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This weekend, Asia’s largest white water kayaking festival returns to the foothills of Wayanad.

All year round, the sleepy town of Kodenchery is only known for its pepper, cardamom and ginger, but come July, things get a tad spicier. Located at the foothills of Wayanad, it plays host to one of India’s most extreme adventure races–the Malabar River festival (MRF). Starting today—the three-day festival in its fourth edition this year—will see close to 150 participants from England, USA, New Zealand and local kayakers from all over India (think 17-year-old Neeraj Singh Mehra from Rishikesh). “The Iruvanjippuzha and Chalippuzha rivers flowing through the rocky terrains of Kodenchery make a perfect eight to 15 kilometre kayaking course little seen elsewhere in the country,” begins Manik Taneja, a certified kayak instructor, who heads Madras Fun Tools, an adventure sports enterprise, who are one of the main organisers of the event.

Getting there
From Kozhikode: Kodenchery is located 53 kilometres from Kozhikode city. Ride on NH766
and take a deviation before the ghat roads from Thamarassery. Kodenchery located 7 kilometres from Thamarassery is also locally
known as Thusharagiri
Stay: White Water Woods Resort, two-bedroom cottage for four Rs 3,500. Details: 8547596219. Richmount Adventure Park, dormitory Rs 1,000/head. Details: 8086078240

Backwater trails
While we are talking about boating, here is something else you can try. The renowned Nehru Boat Race festival is back this year on August 13. Book your tickets to witness snake boats over 100 feet in length racing through the Punnamada Lake. Will the Vembanad Boat Club successfully defend their championship title? Find out by experiencing the race from a specially constructed island pavilion over the waters. Rs 1,500 onwards. Bookings open from August 1. Details: bookmyshow.com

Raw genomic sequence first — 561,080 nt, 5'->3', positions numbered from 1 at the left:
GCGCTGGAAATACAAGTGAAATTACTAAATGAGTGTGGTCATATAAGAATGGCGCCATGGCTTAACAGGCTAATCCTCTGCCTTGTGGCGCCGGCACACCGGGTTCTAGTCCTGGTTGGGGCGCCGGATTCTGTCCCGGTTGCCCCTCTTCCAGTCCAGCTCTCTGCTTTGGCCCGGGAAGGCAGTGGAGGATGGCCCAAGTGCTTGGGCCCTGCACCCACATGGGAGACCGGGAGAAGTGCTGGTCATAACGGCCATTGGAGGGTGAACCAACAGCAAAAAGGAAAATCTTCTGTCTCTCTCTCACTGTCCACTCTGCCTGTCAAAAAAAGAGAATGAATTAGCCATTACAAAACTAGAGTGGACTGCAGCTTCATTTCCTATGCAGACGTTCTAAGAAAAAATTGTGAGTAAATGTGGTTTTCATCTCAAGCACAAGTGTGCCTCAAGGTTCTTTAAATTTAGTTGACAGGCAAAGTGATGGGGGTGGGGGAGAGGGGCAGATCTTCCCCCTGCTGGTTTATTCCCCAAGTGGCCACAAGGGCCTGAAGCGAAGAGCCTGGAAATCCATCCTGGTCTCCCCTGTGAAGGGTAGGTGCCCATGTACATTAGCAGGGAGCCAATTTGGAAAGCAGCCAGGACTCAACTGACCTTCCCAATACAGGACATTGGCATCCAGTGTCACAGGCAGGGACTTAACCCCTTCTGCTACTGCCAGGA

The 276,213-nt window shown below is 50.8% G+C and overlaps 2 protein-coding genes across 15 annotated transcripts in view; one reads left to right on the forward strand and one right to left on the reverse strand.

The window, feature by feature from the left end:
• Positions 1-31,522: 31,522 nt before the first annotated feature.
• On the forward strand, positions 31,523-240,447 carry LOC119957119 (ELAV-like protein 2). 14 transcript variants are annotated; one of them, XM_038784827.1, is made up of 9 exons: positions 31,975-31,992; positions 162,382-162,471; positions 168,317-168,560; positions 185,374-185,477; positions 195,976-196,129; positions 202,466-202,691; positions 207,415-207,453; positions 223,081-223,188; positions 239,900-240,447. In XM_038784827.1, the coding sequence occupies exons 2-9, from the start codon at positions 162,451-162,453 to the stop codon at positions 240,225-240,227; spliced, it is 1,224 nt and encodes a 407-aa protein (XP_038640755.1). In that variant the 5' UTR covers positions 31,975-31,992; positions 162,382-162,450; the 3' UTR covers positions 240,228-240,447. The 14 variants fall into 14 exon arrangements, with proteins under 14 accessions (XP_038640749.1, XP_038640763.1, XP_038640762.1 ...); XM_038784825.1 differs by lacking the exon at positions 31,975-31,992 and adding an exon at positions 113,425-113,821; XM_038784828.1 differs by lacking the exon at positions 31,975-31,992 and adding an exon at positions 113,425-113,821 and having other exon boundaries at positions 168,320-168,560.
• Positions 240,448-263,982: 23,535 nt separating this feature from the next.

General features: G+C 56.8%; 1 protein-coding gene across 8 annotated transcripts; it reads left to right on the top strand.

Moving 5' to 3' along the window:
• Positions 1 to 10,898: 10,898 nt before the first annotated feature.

Paddling away
MRF will organise competitions in the beginner, intermediary and professional category (Rs 1,500 onwards) and even rent out kayaks for wannabe kayakers (Rs 600)–all with cash prizes of upto Rs one lakh to be won. Each year the best man and woman kayaker are also declared the Raja and Rani of the event, and are even paraded around on an elephant. Last year’s Raja Mike Dawson, had to give the event a miss to be part of the New Zealand’s Olympic contingent in Rio, while Rani Beth Morgan from Somerset (England), is back in Kodenchery to defend her title. “Last year there were just four women, this year I expect more women including locals, which will make my reign difficult,” expresses Morgan.

Long course
“This is also a way of giving back to Kodenchery, as I am bringing in local kids, who are more knowledgeable of the river but lack the equipment to navigate it,” adds Taneja, who crowdfunded  Rs 4.14 lakh through ketto.org as MRF was short of funds this year. With no Indian kayak manufacturers, kayaking as a sport is lagging due to high expenses and customs duty for importing the kayaks, which are usually grouped under the luxury yachts category. Taneja expresses that the event will also encourage the government to reduce custom duties attached to kayaks.Entry free. Details: malabarfest.com

— P Peter

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